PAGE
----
FWS admits using bad data to determine panther habitat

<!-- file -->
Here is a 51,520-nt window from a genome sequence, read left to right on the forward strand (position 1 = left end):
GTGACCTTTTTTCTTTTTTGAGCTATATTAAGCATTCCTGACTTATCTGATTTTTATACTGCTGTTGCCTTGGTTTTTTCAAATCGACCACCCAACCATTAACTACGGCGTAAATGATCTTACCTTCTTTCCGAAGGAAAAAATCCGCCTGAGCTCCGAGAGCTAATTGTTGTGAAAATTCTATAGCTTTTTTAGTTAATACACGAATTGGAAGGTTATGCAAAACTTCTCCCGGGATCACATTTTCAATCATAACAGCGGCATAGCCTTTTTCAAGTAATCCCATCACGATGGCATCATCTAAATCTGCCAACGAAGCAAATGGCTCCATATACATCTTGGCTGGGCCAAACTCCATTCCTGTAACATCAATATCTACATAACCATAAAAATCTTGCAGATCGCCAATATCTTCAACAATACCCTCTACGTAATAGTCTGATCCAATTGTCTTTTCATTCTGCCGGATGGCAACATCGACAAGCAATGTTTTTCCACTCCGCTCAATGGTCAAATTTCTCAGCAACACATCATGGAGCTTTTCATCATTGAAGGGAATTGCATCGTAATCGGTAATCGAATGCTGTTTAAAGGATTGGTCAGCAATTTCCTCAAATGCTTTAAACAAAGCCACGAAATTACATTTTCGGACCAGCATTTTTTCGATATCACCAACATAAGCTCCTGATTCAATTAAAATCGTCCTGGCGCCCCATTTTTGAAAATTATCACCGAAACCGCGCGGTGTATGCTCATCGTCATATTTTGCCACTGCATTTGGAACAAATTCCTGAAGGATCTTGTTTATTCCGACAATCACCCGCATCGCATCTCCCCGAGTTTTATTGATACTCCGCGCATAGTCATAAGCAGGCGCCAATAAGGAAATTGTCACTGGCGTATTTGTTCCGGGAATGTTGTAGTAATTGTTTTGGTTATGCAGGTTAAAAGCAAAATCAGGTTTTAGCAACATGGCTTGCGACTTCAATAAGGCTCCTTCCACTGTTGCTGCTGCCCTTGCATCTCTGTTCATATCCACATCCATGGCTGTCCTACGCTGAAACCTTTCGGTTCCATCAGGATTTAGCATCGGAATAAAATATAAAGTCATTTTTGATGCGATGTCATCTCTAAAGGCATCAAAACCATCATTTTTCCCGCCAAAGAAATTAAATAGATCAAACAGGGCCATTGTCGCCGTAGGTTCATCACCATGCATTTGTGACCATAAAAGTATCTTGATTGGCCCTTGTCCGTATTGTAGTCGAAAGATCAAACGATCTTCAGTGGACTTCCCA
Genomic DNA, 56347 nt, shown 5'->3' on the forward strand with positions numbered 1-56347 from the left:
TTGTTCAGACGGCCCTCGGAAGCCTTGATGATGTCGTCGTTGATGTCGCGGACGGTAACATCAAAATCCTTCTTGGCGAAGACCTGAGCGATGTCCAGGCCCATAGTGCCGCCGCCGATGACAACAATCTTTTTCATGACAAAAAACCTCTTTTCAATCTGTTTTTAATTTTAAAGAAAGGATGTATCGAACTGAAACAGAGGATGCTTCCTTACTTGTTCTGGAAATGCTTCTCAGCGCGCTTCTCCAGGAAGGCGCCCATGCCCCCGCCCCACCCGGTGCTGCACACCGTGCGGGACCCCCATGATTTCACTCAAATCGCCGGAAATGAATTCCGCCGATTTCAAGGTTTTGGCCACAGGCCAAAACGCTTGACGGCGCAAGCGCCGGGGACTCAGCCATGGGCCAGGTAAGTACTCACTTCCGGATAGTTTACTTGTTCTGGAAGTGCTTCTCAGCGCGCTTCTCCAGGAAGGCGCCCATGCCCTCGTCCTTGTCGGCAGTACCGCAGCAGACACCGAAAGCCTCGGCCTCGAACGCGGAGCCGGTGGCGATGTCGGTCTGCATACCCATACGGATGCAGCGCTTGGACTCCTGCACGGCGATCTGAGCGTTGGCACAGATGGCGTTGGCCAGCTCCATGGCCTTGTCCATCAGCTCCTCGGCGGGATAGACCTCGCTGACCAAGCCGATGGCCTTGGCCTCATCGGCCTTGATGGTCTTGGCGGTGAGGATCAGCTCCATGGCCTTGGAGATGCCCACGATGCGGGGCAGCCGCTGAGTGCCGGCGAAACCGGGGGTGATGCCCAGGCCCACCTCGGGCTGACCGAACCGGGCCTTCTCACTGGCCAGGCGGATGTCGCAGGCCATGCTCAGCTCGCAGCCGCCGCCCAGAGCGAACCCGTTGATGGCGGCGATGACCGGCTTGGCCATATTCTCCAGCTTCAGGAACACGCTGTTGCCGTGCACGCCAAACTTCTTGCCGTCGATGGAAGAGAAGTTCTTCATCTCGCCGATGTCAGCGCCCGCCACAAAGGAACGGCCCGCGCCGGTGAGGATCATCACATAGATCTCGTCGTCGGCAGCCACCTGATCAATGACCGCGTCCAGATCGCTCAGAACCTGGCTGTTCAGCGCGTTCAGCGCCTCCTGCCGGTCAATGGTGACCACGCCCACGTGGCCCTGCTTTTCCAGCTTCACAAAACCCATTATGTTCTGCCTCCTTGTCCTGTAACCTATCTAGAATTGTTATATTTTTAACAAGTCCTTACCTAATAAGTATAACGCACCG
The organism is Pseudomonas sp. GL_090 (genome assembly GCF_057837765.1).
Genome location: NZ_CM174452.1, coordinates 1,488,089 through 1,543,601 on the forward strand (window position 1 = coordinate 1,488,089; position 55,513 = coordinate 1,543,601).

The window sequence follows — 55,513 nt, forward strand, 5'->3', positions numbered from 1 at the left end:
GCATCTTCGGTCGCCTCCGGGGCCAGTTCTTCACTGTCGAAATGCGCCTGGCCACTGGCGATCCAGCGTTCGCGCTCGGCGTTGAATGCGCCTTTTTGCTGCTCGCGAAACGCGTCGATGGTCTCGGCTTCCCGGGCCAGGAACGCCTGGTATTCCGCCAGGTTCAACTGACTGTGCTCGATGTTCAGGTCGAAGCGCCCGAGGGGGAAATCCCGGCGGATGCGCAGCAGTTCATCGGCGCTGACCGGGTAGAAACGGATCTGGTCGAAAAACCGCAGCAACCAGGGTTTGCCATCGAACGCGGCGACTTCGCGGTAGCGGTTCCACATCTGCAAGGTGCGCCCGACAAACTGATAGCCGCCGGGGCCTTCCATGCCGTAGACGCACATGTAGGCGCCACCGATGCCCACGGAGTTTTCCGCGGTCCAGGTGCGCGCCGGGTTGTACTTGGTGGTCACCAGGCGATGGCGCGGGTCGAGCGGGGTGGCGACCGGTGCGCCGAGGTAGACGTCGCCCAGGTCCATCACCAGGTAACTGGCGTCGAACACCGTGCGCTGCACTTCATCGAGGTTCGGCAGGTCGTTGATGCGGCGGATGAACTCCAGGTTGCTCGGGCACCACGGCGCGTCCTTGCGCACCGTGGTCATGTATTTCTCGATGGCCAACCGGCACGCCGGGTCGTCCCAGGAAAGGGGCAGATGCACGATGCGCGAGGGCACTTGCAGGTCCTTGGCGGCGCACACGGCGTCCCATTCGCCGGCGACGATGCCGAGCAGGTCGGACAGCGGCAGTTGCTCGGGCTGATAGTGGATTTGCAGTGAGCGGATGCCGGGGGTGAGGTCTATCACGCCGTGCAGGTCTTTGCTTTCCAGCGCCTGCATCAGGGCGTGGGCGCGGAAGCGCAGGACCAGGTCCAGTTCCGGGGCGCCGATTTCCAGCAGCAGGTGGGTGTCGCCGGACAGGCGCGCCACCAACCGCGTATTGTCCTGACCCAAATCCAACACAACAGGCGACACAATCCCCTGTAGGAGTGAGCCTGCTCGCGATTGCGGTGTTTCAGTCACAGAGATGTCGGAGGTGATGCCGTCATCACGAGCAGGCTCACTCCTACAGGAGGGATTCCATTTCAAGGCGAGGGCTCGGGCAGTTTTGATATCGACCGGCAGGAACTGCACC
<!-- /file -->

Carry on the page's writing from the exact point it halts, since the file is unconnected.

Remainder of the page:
The U.S. Fish and Wildlife Service has admitted to using shoddy science and thrice violating federal law while designating habitat for the endangered Florida panther, thereby allowing giant development projects to proceed within the species’ range. Turns out, the core of the disputed science was a scheduling conflict — with the panthers. In determining the cats’ habitat requirements, the agency depended too heavily on panther range data gathered during late mornings. But panthers are most active at dusk and dawn, not midmorning. As a result, the data “did not represent a complete and accurate picture of Florida panther habitat needs,” said FWS top science adviser Dan Ashe, a member of a panel that reviewed the issue. The service now plans to withdraw and reissue some documents related to the panther’s range and designate habitat differently, but activists fear that 30-some giant development projects may still proceed as planned, within the cats’ stomping grounds. Andrew Eller, the FWS biologist who filed a whistleblower complaint about the flawed data, was fired back in November.